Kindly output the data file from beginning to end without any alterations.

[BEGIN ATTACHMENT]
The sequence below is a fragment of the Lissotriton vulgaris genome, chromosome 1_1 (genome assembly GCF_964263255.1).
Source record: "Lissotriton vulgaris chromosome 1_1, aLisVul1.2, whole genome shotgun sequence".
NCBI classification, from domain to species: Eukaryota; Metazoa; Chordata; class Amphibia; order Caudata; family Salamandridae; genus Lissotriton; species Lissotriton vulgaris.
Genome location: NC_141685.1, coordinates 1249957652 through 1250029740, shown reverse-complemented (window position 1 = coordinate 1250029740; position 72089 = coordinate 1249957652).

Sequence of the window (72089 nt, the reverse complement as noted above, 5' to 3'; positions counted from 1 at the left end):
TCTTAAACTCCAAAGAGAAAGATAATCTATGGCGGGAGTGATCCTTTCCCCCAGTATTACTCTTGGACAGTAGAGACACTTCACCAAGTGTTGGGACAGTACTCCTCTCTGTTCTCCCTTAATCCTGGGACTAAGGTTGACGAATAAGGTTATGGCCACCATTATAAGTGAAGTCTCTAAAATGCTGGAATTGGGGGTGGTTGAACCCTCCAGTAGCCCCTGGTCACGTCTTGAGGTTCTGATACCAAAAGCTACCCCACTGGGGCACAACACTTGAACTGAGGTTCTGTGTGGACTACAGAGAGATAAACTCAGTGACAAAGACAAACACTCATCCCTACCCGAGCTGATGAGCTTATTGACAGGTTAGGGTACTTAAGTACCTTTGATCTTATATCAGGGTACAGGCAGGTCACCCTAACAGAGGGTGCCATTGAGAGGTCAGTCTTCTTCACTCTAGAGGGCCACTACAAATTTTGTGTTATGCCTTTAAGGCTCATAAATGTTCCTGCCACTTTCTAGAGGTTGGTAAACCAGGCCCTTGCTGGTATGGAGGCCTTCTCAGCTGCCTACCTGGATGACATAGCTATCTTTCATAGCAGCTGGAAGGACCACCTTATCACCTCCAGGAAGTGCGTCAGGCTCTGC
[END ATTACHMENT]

The sequence below is a fragment of the Lissotriton vulgaris genome, chromosome 1_1 (genome assembly GCF_964263255.1).
Source record: "Lissotriton vulgaris chromosome 1_1, aLisVul1.2, whole genome shotgun sequence".
NCBI classification, from domain to species: Eukaryota; Metazoa; Chordata; class Amphibia; order Caudata; family Salamandridae; genus Lissotriton; species Lissotriton vulgaris.
Genome location: NC_141685.1, coordinates 1249957652 through 1250029740, shown reverse-complemented (window position 1 = coordinate 1250029740; position 72089 = coordinate 1249957652).

Sequence of the window (72089 nt, the reverse complement as noted above, 5' to 3'; positions counted from 1 at the left end):
TCTTAAACTCCAAAGAGAAAGATAATCTATGGCGGGAGTGATCCTTTCCCCCAGTATTACTCTTGGACAGTAGAGACACTTCACCAAGTGTTGGGACAGTACTCCTCTCTGTTCTCCCTTAATCCTGGGACTAAGGTTGACGAATAAGGTTATGGCCACCATTATAAGTGAAGTCTCTAAAATGCTGGAATTGGGGGTGGTTGAACCCTCCAGTAGCCCCTGGTCACGTCTTGAGGTTCTGATACCAAAAGCTACCCCACTGGGGCACAACACTTGAACTGAGGTTCTGTGTGGACTACAGAGAGATAAACTCAGTGACAAAGACAAACACTCATCCCTACCCGAGCTGATGAGCTTATTGACAGGTTAGGGTACTTAAGTACCTTTGATCTTATATCAGGGTACAGGCAGGTCACCCTAACAGAGGGTGCCATTGAGAGGTCAGTCTTCTTCACTCTAGAGGGCCACTACAAATTTTGTGTTATGCCTTTAAGGCTCATAAATGTTCCTGCCACTTTCTAGAGGTTGGTAAACCAGGCCCTTGCTGGTATGGAGGCCTTCTCAGCTGCCTACCTGGATGACATAGCTATCTTTCATAGCAGCTGGAAGGACCACCTTATCACCTCCAGGAAGTGCGTCAGGCTCTGC